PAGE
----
Saturday, October 25, 2008

True, true

The original:

And eight years later:

Friday, October 24, 2008

LECTURE: Redefining Digital Content Distribution

Below is the complete text of the lecture I presented at The Conversation in Berkeley on October 18th.

Redefining Digital Content Distribution, or
Why Apple is About To Get Its Ass Kicked

by Ross L. Pruden

I’m a filmmaker myself, and I’ve spent a long time studying movie distribution so I’m excited to share my predictions here at The Conversation. By the way, I should add that I’m a two decade Mac user so I share no joy at the prospect of Apple’s possible demise.

I’m currently writing a business plan for my own film company, yet when I get to the Marketing & Sales section for my plan, all I see is a US-Letter Sized question mark. Movie piracy is more pervasive than ever before—not necessarily a bad thing—and newer distribution models are still competing for dominance. How is this all going to end?

On my blog, I discuss how digital content is being distributed, and a recent post called iTunes’ Death Knell describes how iTunes in its current incarnation faces some potentially fatal challenges from its competitors.

Our dominant model for digital content distribution of music, movies, and software has been historically rooted in physical ownership, i.e., movies are sold on DVDs, games come on CDs, and music comes on a CD or on MP3s. As broadband becomes more pervasive, we see that dominant model shift from a physical product-based ownership to a virtual license-based ownership.

Let’s say I buy a new movie at a store for $25. I buy it on DVD, take it home, and get ready to play it. Then my precocious daughter smears her cheese snack all over my new DVD. I’m out $25. Or maybe I buy a CD for $15. Or a new PC game or application for $50-$300. And then my house burns down. Once the physical product is destroyed, you have to repurchase it. In a digital age, where copies can be made instantly and without degradation, this is unacceptable.

And we already see a slow exodus to the online world. More people are using online applications like Google's Docs & Spreadsheets instead of Microsoft's Word & Excel. Netflix offers an online movie service called Watch Instantly. Users even create their own radio stations on, Pandora. The trend is slowly moving towards constantly accessible streamed content.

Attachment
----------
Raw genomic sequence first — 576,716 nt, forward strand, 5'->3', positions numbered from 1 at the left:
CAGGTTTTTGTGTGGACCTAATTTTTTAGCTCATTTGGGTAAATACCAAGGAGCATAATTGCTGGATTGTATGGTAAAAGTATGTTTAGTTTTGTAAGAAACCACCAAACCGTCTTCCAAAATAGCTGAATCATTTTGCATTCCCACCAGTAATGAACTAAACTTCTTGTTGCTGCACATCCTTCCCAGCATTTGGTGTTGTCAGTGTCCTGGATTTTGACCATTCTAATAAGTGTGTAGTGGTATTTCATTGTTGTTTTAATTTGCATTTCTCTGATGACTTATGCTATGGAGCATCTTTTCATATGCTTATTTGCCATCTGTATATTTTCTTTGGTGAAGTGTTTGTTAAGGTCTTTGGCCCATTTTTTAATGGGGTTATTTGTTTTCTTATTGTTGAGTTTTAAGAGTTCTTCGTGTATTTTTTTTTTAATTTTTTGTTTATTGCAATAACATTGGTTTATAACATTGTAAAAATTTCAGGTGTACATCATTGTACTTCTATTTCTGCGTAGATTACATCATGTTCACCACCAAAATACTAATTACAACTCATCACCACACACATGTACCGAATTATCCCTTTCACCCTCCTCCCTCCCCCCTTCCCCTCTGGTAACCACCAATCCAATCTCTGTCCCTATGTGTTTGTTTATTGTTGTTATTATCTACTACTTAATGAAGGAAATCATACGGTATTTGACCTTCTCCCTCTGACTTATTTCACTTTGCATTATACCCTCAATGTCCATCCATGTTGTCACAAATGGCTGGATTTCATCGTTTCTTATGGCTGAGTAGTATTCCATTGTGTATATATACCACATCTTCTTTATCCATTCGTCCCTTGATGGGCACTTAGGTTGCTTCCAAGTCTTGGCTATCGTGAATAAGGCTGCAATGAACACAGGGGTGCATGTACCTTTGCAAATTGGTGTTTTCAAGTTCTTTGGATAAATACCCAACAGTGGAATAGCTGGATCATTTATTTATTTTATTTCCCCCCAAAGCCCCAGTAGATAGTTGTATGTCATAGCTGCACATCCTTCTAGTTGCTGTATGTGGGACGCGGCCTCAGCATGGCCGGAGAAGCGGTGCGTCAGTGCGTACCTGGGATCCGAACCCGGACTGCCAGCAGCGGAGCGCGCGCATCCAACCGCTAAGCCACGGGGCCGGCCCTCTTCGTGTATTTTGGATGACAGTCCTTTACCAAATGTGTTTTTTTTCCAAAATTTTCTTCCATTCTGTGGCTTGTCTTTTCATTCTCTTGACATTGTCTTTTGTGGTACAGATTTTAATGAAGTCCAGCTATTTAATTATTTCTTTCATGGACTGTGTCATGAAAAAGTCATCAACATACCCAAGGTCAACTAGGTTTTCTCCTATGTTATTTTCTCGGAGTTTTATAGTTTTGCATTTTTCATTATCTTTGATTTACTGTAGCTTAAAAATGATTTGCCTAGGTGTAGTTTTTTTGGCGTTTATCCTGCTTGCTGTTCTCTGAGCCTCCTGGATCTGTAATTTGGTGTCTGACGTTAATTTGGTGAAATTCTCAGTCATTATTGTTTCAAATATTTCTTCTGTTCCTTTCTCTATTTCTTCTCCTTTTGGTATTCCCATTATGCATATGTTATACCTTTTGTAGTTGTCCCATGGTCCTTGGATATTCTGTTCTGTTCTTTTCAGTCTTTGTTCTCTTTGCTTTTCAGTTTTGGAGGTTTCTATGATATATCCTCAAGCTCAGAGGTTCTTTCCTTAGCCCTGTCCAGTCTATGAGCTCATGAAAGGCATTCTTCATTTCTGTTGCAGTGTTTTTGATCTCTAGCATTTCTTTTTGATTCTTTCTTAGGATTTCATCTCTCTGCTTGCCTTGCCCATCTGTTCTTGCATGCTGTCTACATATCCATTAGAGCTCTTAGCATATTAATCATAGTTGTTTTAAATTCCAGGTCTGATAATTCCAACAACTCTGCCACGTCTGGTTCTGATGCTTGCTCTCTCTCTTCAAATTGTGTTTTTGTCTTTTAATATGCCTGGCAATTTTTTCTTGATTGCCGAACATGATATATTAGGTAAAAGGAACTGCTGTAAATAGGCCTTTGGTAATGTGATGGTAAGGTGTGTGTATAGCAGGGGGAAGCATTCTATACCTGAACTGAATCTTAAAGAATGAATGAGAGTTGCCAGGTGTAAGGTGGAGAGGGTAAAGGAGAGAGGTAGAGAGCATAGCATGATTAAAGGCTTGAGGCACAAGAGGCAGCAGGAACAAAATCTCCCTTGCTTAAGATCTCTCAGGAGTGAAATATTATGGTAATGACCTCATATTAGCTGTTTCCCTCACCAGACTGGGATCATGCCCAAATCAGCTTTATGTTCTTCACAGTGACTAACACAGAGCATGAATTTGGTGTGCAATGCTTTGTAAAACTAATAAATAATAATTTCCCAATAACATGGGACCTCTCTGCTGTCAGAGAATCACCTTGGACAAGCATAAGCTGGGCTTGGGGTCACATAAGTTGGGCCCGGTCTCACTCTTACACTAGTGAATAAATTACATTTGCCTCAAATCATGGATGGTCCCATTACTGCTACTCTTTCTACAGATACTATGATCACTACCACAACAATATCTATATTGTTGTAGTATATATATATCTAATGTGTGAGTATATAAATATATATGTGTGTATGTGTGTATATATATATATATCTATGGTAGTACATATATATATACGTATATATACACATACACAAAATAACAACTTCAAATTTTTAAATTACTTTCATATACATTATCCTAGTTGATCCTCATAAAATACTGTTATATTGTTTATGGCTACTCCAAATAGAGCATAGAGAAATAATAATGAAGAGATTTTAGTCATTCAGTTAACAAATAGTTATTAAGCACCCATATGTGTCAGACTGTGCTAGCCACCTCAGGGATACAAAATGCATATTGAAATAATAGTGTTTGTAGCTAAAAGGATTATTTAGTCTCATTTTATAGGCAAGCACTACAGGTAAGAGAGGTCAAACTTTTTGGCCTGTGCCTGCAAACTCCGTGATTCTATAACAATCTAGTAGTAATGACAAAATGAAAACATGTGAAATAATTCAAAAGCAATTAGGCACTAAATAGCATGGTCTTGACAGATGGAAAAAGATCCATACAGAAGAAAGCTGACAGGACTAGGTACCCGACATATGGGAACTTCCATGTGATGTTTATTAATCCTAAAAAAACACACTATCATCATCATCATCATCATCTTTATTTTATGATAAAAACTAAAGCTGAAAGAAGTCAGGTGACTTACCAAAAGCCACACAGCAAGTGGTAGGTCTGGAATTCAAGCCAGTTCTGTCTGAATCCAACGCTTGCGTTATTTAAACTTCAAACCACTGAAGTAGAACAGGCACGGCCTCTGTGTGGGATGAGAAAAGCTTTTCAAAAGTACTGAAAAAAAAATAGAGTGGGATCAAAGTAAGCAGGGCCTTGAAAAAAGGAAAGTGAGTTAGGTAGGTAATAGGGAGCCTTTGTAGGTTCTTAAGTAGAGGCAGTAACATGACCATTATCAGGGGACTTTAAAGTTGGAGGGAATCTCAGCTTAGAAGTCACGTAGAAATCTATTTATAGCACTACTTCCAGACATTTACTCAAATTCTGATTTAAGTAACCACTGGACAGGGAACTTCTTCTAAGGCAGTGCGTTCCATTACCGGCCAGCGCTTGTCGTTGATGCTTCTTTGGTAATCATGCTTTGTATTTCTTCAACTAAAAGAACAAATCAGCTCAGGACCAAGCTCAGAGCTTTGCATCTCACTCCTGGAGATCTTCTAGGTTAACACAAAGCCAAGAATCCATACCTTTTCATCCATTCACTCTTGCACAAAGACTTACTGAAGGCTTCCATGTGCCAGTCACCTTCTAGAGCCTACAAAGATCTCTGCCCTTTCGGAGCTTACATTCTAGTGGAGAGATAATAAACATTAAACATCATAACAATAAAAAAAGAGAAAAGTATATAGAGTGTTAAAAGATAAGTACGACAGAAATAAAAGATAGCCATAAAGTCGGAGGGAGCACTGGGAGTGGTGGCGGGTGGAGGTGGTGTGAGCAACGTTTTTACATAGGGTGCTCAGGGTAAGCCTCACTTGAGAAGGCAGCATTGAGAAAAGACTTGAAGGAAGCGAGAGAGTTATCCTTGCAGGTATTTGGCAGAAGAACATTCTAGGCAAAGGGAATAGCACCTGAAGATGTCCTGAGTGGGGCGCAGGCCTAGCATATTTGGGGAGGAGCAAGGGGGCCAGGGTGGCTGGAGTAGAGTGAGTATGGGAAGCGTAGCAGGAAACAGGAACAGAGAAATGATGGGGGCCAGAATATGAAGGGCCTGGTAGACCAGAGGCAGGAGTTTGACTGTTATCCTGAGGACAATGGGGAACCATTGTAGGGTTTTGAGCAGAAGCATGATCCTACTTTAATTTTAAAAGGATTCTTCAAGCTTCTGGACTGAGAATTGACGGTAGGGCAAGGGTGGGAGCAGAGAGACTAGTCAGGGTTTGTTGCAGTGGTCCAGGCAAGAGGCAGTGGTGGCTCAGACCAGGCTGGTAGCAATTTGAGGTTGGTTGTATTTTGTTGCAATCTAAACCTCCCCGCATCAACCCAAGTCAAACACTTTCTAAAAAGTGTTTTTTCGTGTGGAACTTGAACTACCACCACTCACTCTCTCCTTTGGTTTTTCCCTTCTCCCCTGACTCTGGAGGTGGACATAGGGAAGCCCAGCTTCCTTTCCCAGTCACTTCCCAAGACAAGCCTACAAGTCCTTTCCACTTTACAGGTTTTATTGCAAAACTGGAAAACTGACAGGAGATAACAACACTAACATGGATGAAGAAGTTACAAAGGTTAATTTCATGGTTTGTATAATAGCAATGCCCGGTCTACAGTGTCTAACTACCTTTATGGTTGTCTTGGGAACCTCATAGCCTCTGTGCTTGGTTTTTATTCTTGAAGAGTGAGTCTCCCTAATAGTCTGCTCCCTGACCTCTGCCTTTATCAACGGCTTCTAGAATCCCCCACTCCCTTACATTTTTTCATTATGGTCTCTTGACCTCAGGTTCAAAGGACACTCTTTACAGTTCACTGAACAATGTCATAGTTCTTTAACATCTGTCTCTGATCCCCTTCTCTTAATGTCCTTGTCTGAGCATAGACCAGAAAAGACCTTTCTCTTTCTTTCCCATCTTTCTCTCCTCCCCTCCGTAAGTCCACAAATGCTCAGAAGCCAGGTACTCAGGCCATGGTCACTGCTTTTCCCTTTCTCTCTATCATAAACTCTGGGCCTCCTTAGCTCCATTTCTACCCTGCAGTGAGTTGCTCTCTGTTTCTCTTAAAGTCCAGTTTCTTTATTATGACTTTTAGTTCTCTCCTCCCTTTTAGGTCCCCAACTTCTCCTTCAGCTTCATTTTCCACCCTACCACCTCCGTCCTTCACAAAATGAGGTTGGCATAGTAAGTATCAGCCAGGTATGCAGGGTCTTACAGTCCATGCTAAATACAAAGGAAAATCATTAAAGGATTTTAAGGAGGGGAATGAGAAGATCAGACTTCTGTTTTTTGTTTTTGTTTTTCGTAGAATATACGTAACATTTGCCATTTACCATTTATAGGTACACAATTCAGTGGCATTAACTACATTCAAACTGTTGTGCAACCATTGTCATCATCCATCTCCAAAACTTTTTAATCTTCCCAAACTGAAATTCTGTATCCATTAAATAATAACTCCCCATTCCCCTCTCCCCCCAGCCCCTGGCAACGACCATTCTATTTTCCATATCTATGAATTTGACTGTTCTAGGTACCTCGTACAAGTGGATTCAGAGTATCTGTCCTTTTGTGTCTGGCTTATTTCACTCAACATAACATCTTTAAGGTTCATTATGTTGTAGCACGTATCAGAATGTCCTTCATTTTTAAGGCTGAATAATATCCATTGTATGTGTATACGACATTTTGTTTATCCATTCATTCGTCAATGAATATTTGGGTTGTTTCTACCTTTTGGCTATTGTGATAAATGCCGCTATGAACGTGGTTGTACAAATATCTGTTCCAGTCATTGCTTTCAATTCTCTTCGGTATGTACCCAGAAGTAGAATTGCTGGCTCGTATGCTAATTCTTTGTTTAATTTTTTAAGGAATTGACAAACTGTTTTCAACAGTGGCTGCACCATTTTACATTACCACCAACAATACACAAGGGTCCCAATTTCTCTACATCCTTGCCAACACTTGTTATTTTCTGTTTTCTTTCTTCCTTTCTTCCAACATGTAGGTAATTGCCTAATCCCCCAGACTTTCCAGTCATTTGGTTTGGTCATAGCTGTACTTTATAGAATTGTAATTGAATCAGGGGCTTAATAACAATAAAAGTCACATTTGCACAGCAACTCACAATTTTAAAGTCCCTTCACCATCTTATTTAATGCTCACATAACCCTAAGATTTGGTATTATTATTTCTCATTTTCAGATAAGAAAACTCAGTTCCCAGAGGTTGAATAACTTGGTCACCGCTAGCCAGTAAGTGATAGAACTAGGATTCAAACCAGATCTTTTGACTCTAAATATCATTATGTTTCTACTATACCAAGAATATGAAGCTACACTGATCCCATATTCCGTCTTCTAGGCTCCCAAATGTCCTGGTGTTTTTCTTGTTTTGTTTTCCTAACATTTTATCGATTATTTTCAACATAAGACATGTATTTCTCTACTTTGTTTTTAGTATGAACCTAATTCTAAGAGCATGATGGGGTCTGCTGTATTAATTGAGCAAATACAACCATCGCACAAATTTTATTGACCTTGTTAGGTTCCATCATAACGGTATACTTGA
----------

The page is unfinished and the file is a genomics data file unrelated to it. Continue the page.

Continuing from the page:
Right now, iTunes lets me buy a complete season of 24, but at half a gigabyte per episode, I need 12 gigabytes to store an entire season. Storing three seasons on my laptop starts to become unmanageable. Or maybe I have my entire music library on my desktop, but my laptop only carries a fraction of that. As a user, I want to have access, anywhere, to all the content I’ve ever purchased—forever. The only way to accomplish that is to sell content licenses to stream content whenever users want it.

The Valve Corporation, responsible for the famous Half Life games on PC, maintains a gaming network called Steam. Steam is a license-based platform offering over 250 games and boasting 15 million users. If you visit someone’s house, all you have to do is log into your Steam account and you can download and play any game you own that you’ve purchased through Steam. If you need hard drive space, you can delete games from your hard drive and download them again later. If your house burns down, there's no scrambling with customer service to prove you bought your content—you only your Steam account username and password to have access to any of your games.

For the consumer, license-based distribution also makes upgrading very attractive: for example, if I bought a $20 DVD and later on I want to buy a $35 Blu-Ray DVD, I can “upgrade” my DVD license with that $15 difference and then download the newer hi-def version. Customers would never need to worry about being gouged for purchasing a newer version reissued every few years.

Although iTunes is popular now, it only sells product, not product licenses. You buy MP3s and if your hard drive crashes, those MP3s are gone. Worse, each company's proprietary DRM means MP3s purchased on other platforms like Zune cannot be played on your iPod.

DECE—which stands for Digital Entertainment Content Ecosystem—is a new license-based platform for movie content. Its financial investors are Warner Bros., Fox Entertainment, NBC Universal, Sony, Paramount, Comcast, Best Buy, Microsoft, Hewlett-Packard, Cisco, Philips, Toshiba and Verisign. Disney and Apple are not on this list.

DECE will allow:
  1. a TV episode to be just as easily accessed on Microsoft's Zune as it would a Philips broadband-enabled TV set;